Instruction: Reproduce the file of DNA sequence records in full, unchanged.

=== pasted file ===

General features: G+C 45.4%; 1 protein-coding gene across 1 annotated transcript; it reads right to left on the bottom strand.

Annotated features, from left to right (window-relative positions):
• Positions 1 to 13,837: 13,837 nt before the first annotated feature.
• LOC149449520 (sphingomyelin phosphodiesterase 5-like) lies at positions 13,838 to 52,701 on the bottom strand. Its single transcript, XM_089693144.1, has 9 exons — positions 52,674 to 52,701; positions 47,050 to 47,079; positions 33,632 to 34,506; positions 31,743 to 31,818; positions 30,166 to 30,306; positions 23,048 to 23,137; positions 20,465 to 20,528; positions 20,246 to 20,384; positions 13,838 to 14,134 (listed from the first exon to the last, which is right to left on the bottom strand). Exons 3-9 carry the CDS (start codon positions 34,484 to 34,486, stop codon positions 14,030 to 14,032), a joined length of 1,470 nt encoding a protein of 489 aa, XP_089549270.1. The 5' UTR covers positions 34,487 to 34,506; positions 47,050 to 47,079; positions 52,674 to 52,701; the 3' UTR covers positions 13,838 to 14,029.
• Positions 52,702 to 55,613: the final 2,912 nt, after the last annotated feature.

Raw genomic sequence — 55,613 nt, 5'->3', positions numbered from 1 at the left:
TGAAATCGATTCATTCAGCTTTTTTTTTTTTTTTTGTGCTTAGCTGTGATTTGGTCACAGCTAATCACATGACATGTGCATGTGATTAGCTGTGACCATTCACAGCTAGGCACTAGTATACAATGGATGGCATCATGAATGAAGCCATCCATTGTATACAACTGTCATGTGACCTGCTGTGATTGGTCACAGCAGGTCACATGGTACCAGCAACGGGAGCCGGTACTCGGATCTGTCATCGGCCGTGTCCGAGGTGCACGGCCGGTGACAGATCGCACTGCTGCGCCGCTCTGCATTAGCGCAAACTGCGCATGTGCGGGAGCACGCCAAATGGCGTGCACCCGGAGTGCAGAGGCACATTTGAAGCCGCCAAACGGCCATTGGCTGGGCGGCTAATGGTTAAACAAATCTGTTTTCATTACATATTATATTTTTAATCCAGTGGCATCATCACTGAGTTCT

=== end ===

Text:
General features: G+C 45.4%; 1 protein-coding gene across 1 annotated transcript; it reads right to left on the bottom strand.

Annotated features, from left to right (window-relative positions):
• Positions 1 to 13,837: 13,837 nt before the first annotated feature.
• LOC149449520 (sphingomyelin phosphodiesterase 5-like) lies at positions 13,838 to 52,701 on the bottom strand. Its single transcript, XM_089693144.1, has 9 exons — positions 52,674 to 52,701; positions 47,050 to 47,079; positions 33,632 to 34,506; positions 31,743 to 31,818; positions 30,166 to 30,306; positions 23,048 to 23,137; positions 20,465 to 20,528; positions 20,246 to 20,384; positions 13,838 to 14,134 (listed from the first exon to the last, which is right to left on the bottom strand). Exons 3-9 carry the CDS (start codon positions 34,484 to 34,486, stop codon positions 14,030 to 14,032), a joined length of 1,470 nt encoding a protein of 489 aa, XP_089549270.1. The 5' UTR covers positions 34,487 to 34,506; positions 47,050 to 47,079; positions 52,674 to 52,701; the 3' UTR covers positions 13,838 to 14,029.
• Positions 52,702 to 55,613: the final 2,912 nt, after the last annotated feature.

Raw genomic sequence — 55,613 nt, 5'->3', positions numbered from 1 at the left:
TGAAATCGATTCATTCAGCTTTTTTTTTTTTTTTTGTGCTTAGCTGTGATTTGGTCACAGCTAATCACATGACATGTGCATGTGATTAGCTGTGACCATTCACAGCTAGGCACTAGTATACAATGGATGGCATCATGAATGAAGCCATCCATTGTATACAACTGTCATGTGACCTGCTGTGATTGGTCACAGCAGGTCACATGGTACCAGCAACGGGAGCCGGTACTCGGATCTGTCATCGGCCGTGTCCGAGGTGCACGGCCGGTGACAGATCGCACTGCTGCGCCGCTCTGCATTAGCGCAAACTGCGCATGTGCGGGAGCACGCCAAATGGCGTGCACCCGGAGTGCAGAGGCACATTTGAAGCCGCCAAACGGCCATTGGCTGGGCGGCTAATGGTTAAACAAATCTGTTTTCATTACATATTATATTTTTAATCCAGTGGCATCATCACTGAGTTCT